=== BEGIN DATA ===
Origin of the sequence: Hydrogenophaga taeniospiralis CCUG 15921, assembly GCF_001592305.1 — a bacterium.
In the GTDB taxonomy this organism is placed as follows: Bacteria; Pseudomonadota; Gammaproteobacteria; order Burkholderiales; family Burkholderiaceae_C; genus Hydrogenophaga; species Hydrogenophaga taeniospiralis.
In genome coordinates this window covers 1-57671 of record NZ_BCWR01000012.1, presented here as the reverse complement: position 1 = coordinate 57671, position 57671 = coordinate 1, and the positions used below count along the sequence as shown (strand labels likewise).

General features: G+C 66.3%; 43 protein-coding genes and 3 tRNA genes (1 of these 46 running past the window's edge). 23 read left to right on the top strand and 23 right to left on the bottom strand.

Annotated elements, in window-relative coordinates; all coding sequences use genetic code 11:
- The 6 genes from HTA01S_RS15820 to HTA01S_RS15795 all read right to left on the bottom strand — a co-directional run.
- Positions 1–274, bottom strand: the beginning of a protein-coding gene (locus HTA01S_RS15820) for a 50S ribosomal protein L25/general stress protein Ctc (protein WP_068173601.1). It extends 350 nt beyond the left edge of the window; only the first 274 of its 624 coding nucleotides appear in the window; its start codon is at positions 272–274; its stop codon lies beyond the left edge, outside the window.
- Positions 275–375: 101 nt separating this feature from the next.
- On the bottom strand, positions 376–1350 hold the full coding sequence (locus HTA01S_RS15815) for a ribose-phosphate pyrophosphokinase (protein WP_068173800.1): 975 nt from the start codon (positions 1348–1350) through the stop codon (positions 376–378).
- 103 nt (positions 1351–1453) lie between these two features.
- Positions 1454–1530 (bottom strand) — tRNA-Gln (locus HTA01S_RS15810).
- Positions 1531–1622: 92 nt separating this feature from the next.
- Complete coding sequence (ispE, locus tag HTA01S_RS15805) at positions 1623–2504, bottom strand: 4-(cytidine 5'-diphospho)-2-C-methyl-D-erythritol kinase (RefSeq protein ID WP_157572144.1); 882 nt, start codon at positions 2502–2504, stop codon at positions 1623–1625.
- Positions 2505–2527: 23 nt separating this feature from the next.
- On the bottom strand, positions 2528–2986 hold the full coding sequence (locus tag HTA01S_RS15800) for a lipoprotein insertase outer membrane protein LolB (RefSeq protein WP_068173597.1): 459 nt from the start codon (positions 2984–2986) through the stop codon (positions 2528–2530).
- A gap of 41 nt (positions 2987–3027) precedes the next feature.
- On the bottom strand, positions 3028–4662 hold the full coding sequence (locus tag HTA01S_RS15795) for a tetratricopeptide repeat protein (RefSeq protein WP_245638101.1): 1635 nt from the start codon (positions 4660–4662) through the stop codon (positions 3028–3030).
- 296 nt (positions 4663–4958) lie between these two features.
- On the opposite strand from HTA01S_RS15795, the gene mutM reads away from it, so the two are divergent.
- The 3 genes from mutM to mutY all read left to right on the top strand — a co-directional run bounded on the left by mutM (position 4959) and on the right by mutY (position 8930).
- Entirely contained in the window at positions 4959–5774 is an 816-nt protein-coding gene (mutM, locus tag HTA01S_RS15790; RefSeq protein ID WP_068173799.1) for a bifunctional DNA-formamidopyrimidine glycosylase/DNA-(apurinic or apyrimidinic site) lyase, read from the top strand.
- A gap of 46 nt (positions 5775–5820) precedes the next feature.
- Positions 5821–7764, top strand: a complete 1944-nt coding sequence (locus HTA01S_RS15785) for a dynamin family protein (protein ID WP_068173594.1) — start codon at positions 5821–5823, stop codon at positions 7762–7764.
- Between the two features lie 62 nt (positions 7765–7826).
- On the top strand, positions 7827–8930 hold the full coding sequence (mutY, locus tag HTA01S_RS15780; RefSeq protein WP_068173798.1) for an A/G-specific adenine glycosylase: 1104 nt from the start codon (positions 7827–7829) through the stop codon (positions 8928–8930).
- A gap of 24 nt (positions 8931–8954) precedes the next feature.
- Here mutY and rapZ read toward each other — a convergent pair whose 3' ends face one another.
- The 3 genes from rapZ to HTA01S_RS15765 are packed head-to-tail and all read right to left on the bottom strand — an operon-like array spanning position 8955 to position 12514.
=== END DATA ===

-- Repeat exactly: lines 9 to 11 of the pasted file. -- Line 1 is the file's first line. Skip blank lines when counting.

- On the bottom strand, positions 376–1350 hold the full coding sequence (locus HTA01S_RS15815) for a ribose-phosphate pyrophosphokinase (protein WP_068173800.1): 975 nt from the start codon (positions 1348–1350) through the stop codon (positions 376–378).
- 103 nt (positions 1351–1453) lie between these two features.
- Positions 1454–1530 (bottom strand) — tRNA-Gln (locus HTA01S_RS15810).